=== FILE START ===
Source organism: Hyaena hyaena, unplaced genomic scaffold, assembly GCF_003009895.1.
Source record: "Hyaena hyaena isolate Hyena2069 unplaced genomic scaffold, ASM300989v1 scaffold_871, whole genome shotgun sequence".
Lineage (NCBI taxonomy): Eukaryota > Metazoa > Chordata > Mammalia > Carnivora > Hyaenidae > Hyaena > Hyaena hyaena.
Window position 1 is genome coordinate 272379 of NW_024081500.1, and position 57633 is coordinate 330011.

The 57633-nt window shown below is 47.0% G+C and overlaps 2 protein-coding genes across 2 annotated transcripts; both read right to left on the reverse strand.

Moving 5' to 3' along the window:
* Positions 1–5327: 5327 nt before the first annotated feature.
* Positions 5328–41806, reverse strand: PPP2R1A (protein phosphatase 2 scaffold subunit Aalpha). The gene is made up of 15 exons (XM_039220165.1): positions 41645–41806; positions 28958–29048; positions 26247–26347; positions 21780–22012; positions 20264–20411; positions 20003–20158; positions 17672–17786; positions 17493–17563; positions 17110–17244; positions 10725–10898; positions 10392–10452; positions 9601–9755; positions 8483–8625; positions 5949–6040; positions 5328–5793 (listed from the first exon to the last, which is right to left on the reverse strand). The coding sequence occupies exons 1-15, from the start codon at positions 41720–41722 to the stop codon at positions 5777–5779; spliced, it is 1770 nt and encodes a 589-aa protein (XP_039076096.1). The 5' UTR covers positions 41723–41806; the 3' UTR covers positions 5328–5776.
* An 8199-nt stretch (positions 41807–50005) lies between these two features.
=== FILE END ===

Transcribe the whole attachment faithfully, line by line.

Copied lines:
Source organism: Hyaena hyaena, unplaced genomic scaffold, assembly GCF_003009895.1.
Source record: "Hyaena hyaena isolate Hyena2069 unplaced genomic scaffold, ASM300989v1 scaffold_871, whole genome shotgun sequence".
Lineage (NCBI taxonomy): Eukaryota > Metazoa > Chordata > Mammalia > Carnivora > Hyaenidae > Hyaena > Hyaena hyaena.
Window position 1 is genome coordinate 272379 of NW_024081500.1, and position 57633 is coordinate 330011.

The 57633-nt window shown below is 47.0% G+C and overlaps 2 protein-coding genes across 2 annotated transcripts; both read right to left on the reverse strand.

Moving 5' to 3' along the window:
* Positions 1–5327: 5327 nt before the first annotated feature.
* Positions 5328–41806, reverse strand: PPP2R1A (protein phosphatase 2 scaffold subunit Aalpha). The gene is made up of 15 exons (XM_039220165.1): positions 41645–41806; positions 28958–29048; positions 26247–26347; positions 21780–22012; positions 20264–20411; positions 20003–20158; positions 17672–17786; positions 17493–17563; positions 17110–17244; positions 10725–10898; positions 10392–10452; positions 9601–9755; positions 8483–8625; positions 5949–6040; positions 5328–5793 (listed from the first exon to the last, which is right to left on the reverse strand). The coding sequence occupies exons 1-15, from the start codon at positions 41720–41722 to the stop codon at positions 5777–5779; spliced, it is 1770 nt and encodes a 589-aa protein (XP_039076096.1). The 5' UTR covers positions 41723–41806; the 3' UTR covers positions 5328–5776.
* An 8199-nt stretch (positions 41807–50005) lies between these two features.